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Sunday, June 5, 2011

Sri Lankan Economic Development in absentia of Higher Education

Sri Lanka Guardian

The government and the high profile political leadership must understand that corruption undermines revenue collection capacity, contributing to fiscal weaknesses and macro economic difficulties. As a result now Sri Lanka has reached the level of Rs 5 trillion worth of massive outstanding loans by the government. Bribe taking is common by politicians, public officers specially highlighted in Controversial Hedging deal but no action had been taken instead supreme court decision was reversed and retained discredited secretary in the treasury.

by Devaka J. Punchihewa

(June 05, Colombo, Sri Lanka Guradian) Prospects of peace has given the country an opportunity with new economic development. Good potential for tourism industry, growth sectors like BPO, foreign direct investments. Massive drive for infrastructure development, country wide agricultural sector including North and East farmers, Sri Lanka and the ruling government could have seized the opportunity to become more productive and more competitive in the global economy. In the aftermath of of 30 years of brutal LTTE terrorism arises historical opportunity to develop this tiny island into a well developed advanced society in modern age. In 1960's when Singapore separated from Malaysia, they were facing no less challenges than post war Sri Lanka is facing now massive unemployment, low-skilled workforce, shortage of industrial entrepreneurs, lack of domestic savings, strong labour unions and racial riots. However, it has taken only 10 years from 1965-1975 to reverse Singapore into a country with highest per capital income in the world. What was the secret of Singapore's success? As Lee Kuan Yue mentioned, “There was no secret; we had no choice but to take a chance and sail into rough waters”. Political stability and good governance were implemented as prioritized concerns. But in Sri Lanka our political leaders ruined growth prospects simply by wasting foreign exchange on useless expenses as world renowned economist Joan Robinson (1959) commented “Ceylon has tasted the fruit before she has planted the tree”.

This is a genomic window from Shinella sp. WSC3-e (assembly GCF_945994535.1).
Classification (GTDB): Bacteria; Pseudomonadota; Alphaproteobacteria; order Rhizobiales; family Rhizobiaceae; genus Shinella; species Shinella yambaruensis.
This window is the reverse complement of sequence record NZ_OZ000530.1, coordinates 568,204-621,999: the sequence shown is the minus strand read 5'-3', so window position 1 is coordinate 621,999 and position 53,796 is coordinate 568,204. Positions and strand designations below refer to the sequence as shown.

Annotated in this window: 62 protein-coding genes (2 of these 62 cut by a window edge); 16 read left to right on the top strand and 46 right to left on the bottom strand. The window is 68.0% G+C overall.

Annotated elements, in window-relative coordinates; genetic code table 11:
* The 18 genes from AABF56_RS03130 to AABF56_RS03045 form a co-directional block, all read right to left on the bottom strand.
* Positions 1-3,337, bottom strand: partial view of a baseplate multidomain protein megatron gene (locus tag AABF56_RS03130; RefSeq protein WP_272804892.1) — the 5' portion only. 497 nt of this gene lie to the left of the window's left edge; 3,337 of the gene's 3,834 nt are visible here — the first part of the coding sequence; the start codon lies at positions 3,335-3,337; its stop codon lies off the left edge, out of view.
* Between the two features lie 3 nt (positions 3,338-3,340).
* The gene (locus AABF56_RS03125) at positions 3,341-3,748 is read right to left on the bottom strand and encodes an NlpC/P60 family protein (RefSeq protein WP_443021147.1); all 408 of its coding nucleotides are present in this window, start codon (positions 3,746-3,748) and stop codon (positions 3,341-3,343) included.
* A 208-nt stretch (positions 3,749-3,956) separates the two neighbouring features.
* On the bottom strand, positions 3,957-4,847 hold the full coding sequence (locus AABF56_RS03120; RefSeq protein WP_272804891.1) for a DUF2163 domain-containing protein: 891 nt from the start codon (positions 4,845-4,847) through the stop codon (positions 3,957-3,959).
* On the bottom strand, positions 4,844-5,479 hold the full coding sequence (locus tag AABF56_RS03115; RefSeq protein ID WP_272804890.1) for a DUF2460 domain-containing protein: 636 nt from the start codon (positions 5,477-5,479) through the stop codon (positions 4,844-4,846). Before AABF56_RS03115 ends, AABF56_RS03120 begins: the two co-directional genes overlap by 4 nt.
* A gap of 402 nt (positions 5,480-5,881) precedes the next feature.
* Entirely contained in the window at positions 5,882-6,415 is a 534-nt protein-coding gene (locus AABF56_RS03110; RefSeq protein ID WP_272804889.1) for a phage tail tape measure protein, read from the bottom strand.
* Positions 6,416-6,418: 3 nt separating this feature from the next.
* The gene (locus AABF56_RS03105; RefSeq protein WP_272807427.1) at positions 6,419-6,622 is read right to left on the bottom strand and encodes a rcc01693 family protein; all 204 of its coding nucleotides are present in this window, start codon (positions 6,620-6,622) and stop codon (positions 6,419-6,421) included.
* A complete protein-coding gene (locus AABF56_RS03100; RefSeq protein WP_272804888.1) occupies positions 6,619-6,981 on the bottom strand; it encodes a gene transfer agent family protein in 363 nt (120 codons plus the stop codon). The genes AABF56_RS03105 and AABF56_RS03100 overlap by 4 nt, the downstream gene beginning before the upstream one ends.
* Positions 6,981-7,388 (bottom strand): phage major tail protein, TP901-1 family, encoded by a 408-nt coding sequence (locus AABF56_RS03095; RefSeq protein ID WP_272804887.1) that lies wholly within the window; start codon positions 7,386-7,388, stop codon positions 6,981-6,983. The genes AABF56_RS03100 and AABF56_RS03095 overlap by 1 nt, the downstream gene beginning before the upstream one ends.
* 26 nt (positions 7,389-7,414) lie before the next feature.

In contrast to Sri Lanka, Singapore adopted development strategy of growth driven, purely pragmatic and adoptable to changing circumstances. Mr. Lee selected highly skilled professionals from various sectors as his cabinet. They were paid handsomely to make politics attractive to such professionals. And political leadership remained non-corrupt and so does the rest of the country. Apart from that Singapore heavily invested on its only resource at that time “Human resource” and focuses on providing “efficient infrastructure” for the country. Apparently post war situation in Sri Lanka, is crying hard for that kind of attention by the government. It is quite evident that university struggle for the protection of higher education in the country with FUTA will have positive impact on this domain. If these union actions were continued it will deteriorate the whole spectrum of development dream put forwarded by “Mahinda Chintanaya”. It should be noted that the government, at large ministry of higher education is going to mess up all these growth prospects in the wake of widespread controversy generated by Trade union action by FUTA. Therefore amicable solution must be reached if they want to save not only higher education but also peoples franchised government.

As we all aware poor governance and corruption are major constrains to the economic development in Sri Lanka for last sixty years. Therefore corruption must be eradicated while good governance should be implemented without any delay. ‘Good Governance’ connotes the widest meaning but politicians in our country seems abusing it very often for political advantage. It encompasses the entire process of public administration, the processes underlying the formulation of public policies, the HRD efforts required for re-skilling the government machinery, prioritization, efficient management of public resources and above all re-designing the various instruments used to realize the concept of a welfare state.